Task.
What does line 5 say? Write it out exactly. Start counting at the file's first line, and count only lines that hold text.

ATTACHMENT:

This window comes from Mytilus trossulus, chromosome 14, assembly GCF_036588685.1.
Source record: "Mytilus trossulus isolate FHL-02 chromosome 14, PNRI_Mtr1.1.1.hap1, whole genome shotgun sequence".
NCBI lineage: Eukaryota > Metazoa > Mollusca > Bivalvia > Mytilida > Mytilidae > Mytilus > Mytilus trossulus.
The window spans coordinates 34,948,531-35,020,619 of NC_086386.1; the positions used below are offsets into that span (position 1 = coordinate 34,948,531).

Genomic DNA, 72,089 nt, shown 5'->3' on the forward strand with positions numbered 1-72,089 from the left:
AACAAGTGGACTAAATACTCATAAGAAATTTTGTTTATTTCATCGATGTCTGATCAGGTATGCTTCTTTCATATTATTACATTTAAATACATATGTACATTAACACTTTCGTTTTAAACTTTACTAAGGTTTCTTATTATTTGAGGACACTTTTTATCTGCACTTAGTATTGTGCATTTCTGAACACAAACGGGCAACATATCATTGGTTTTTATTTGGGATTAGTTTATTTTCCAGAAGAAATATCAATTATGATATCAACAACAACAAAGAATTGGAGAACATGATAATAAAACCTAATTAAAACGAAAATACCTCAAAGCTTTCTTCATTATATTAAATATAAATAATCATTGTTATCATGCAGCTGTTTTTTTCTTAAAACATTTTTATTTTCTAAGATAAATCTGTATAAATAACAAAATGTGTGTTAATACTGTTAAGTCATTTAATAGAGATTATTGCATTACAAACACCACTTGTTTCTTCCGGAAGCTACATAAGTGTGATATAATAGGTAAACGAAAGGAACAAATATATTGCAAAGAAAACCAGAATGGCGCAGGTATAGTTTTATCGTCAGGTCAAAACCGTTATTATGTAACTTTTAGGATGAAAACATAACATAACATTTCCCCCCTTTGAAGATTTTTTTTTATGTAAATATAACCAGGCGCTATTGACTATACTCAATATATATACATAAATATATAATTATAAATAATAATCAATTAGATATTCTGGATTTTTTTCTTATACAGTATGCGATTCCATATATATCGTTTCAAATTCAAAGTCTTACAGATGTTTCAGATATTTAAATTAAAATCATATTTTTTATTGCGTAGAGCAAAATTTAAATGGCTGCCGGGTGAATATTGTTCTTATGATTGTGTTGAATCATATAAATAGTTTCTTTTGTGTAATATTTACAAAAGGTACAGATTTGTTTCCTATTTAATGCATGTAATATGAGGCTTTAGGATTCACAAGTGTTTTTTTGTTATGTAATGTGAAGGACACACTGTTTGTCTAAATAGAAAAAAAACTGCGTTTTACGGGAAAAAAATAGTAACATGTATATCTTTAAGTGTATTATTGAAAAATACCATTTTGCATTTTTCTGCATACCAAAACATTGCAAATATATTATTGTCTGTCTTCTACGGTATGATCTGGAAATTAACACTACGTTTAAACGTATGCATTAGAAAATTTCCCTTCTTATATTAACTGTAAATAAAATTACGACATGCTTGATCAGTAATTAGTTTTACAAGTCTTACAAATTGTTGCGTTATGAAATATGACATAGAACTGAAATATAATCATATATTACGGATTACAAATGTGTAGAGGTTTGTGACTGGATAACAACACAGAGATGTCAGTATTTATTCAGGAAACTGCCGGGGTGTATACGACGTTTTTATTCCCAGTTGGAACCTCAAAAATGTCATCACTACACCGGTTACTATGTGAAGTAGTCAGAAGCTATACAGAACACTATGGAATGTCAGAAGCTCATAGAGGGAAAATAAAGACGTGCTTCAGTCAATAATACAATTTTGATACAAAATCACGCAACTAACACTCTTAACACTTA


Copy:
Genomic DNA, 72,089 nt, shown 5'->3' on the forward strand with positions numbered 1-72,089 from the left: